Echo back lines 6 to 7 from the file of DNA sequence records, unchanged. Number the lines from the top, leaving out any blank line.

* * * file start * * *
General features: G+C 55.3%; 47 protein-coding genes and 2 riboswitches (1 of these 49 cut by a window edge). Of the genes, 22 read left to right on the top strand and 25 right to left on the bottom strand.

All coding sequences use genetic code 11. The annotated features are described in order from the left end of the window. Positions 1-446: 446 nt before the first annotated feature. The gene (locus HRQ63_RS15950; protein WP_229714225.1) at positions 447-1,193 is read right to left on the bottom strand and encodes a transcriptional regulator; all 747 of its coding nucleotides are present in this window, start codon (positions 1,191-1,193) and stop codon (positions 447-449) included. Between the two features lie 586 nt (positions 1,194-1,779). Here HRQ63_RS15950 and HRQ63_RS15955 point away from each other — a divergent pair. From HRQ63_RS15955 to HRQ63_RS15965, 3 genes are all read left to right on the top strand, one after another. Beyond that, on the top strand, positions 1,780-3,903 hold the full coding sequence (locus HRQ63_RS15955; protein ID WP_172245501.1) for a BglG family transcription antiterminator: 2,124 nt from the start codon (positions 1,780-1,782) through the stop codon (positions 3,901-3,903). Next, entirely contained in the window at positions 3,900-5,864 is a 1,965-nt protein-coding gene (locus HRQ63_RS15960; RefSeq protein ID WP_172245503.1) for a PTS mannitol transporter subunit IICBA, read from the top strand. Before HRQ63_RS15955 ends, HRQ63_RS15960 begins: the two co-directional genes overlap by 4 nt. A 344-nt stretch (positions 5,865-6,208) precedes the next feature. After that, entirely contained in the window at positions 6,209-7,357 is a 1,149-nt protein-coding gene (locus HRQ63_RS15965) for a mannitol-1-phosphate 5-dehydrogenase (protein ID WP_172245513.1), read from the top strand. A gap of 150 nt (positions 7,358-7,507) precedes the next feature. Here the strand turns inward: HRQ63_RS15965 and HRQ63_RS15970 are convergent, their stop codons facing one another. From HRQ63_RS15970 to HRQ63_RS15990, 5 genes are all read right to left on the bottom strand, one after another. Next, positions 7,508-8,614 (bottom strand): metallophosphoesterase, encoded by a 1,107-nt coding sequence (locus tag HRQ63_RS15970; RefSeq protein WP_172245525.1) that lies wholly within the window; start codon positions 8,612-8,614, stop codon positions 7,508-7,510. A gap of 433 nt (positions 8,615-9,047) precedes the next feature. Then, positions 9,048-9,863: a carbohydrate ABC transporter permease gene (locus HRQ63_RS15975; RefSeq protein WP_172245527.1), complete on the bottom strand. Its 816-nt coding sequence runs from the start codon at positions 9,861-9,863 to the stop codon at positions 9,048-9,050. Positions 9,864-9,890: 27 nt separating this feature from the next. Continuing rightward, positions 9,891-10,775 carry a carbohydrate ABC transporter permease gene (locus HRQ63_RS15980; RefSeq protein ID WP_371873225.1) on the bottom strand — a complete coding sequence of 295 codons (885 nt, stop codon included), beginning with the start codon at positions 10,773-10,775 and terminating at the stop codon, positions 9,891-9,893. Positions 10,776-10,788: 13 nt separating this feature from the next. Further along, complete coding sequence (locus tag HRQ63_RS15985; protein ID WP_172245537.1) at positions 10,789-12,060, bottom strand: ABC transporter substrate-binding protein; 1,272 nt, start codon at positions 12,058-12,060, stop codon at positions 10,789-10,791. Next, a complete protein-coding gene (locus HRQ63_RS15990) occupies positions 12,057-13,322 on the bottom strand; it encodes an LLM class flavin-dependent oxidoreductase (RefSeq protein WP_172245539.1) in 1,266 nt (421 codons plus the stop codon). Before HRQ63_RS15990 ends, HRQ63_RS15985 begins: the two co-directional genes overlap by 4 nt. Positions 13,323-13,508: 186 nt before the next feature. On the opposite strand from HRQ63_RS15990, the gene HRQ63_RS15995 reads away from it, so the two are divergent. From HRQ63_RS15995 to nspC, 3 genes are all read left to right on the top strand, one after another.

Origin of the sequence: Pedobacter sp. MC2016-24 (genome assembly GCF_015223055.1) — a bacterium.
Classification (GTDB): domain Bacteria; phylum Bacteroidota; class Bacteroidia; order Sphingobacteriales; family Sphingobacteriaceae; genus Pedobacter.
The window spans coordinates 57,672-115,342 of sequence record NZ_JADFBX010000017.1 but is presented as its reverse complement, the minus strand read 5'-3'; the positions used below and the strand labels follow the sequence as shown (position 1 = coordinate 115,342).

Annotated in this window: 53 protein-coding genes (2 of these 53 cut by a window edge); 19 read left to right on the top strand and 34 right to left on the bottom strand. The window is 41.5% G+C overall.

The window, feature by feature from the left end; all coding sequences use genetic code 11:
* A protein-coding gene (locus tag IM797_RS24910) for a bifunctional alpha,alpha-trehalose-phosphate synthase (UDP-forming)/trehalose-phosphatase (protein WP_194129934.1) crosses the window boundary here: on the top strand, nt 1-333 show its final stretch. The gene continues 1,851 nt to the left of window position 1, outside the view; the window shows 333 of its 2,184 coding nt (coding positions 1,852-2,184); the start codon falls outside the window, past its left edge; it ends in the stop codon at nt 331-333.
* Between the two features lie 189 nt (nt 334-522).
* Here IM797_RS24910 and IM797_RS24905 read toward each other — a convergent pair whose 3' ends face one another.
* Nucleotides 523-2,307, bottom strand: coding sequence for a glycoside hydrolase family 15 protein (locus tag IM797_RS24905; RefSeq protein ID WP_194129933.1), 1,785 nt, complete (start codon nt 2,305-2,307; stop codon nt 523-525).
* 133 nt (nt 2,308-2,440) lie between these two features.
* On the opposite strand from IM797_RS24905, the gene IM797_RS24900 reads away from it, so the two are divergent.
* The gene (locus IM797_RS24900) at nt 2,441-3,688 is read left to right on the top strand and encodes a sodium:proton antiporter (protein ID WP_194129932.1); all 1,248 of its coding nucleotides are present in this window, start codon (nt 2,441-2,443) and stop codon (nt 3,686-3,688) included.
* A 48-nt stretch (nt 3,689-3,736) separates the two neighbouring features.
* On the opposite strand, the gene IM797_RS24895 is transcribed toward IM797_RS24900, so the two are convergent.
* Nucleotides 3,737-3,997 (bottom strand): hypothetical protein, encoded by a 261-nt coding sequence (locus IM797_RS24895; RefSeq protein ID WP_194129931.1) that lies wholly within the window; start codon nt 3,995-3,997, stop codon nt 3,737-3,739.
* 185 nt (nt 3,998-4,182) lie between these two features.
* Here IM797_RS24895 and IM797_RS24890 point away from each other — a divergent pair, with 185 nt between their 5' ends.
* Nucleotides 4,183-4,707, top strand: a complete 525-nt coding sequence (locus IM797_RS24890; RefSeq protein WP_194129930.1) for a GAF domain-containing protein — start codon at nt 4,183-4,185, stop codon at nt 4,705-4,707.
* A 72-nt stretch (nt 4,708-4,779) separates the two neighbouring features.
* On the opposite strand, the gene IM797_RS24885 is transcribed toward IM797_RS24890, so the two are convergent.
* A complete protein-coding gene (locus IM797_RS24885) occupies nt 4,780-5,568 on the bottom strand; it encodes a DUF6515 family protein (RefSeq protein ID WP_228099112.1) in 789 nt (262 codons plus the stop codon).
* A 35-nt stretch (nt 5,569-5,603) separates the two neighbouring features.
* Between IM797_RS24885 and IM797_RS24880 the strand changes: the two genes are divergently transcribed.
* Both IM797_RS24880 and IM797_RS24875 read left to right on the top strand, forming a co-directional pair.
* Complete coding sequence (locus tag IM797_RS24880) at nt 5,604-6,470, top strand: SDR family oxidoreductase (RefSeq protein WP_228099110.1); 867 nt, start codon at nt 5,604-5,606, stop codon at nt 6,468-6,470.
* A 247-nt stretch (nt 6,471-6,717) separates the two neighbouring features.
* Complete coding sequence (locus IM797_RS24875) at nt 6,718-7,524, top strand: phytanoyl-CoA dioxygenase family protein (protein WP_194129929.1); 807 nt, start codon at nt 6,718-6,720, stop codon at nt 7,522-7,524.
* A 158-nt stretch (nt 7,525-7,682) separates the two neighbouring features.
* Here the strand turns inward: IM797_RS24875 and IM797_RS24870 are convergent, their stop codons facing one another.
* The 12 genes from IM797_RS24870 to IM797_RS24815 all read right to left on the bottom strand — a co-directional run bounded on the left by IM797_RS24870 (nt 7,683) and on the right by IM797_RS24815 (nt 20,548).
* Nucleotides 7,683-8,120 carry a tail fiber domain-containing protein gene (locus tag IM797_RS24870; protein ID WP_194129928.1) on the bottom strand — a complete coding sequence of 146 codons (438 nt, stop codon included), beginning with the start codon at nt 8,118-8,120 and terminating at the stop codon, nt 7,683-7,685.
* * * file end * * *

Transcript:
Annotated in this window: 53 protein-coding genes (2 of these 53 cut by a window edge); 19 read left to right on the top strand and 34 right to left on the bottom strand. The window is 41.5% G+C overall.

The window, feature by feature from the left end; all coding sequences use genetic code 11: